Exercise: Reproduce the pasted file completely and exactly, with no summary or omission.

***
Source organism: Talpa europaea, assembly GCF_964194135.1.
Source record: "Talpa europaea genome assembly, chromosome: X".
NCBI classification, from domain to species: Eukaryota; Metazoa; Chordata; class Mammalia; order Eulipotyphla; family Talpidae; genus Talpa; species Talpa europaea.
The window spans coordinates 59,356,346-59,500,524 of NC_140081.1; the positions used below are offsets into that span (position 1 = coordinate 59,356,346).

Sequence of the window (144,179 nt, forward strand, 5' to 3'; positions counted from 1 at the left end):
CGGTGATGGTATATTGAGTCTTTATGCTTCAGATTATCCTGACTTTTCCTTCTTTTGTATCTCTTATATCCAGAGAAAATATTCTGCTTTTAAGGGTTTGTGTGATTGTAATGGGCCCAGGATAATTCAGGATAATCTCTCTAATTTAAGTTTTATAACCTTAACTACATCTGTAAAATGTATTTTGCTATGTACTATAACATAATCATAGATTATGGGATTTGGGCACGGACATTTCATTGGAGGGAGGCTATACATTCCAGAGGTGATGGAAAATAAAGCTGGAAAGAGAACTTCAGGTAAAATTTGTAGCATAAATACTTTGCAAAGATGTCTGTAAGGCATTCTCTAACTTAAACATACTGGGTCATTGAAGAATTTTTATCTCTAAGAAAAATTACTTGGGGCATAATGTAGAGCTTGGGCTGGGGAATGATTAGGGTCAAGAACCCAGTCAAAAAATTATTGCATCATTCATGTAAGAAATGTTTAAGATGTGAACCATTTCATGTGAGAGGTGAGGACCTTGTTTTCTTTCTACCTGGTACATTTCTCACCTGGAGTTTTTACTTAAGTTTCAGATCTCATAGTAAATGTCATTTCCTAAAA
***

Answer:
Source organism: Talpa europaea, assembly GCF_964194135.1.
Source record: "Talpa europaea genome assembly, chromosome: X".
NCBI classification, from domain to species: Eukaryota; Metazoa; Chordata; class Mammalia; order Eulipotyphla; family Talpidae; genus Talpa; species Talpa europaea.
The window spans coordinates 59,356,346-59,500,524 of NC_140081.1; the positions used below are offsets into that span (position 1 = coordinate 59,356,346).

Sequence of the window (144,179 nt, forward strand, 5' to 3'; positions counted from 1 at the left end):
CGGTGATGGTATATTGAGTCTTTATGCTTCAGATTATCCTGACTTTTCCTTCTTTTGTATCTCTTATATCCAGAGAAAATATTCTGCTTTTAAGGGTTTGTGTGATTGTAATGGGCCCAGGATAATTCAGGATAATCTCTCTAATTTAAGTTTTATAACCTTAACTACATCTGTAAAATGTATTTTGCTATGTACTATAACATAATCATAGATTATGGGATTTGGGCACGGACATTTCATTGGAGGGAGGCTATACATTCCAGAGGTGATGGAAAATAAAGCTGGAAAGAGAACTTCAGGTAAAATTTGTAGCATAAATACTTTGCAAAGATGTCTGTAAGGCATTCTCTAACTTAAACATACTGGGTCATTGAAGAATTTTTATCTCTAAGAAAAATTACTTGGGGCATAATGTAGAGCTTGGGCTGGGGAATGATTAGGGTCAAGAACCCAGTCAAAAAATTATTGCATCATTCATGTAAGAAATGTTTAAGATGTGAACCATTTCATGTGAGAGGTGAGGACCTTGTTTTCTTTCTACCTGGTACATTTCTCACCTGGAGTTTTTACTTAAGTTTCAGATCTCATAGTAAATGTCATTTCCTAAAA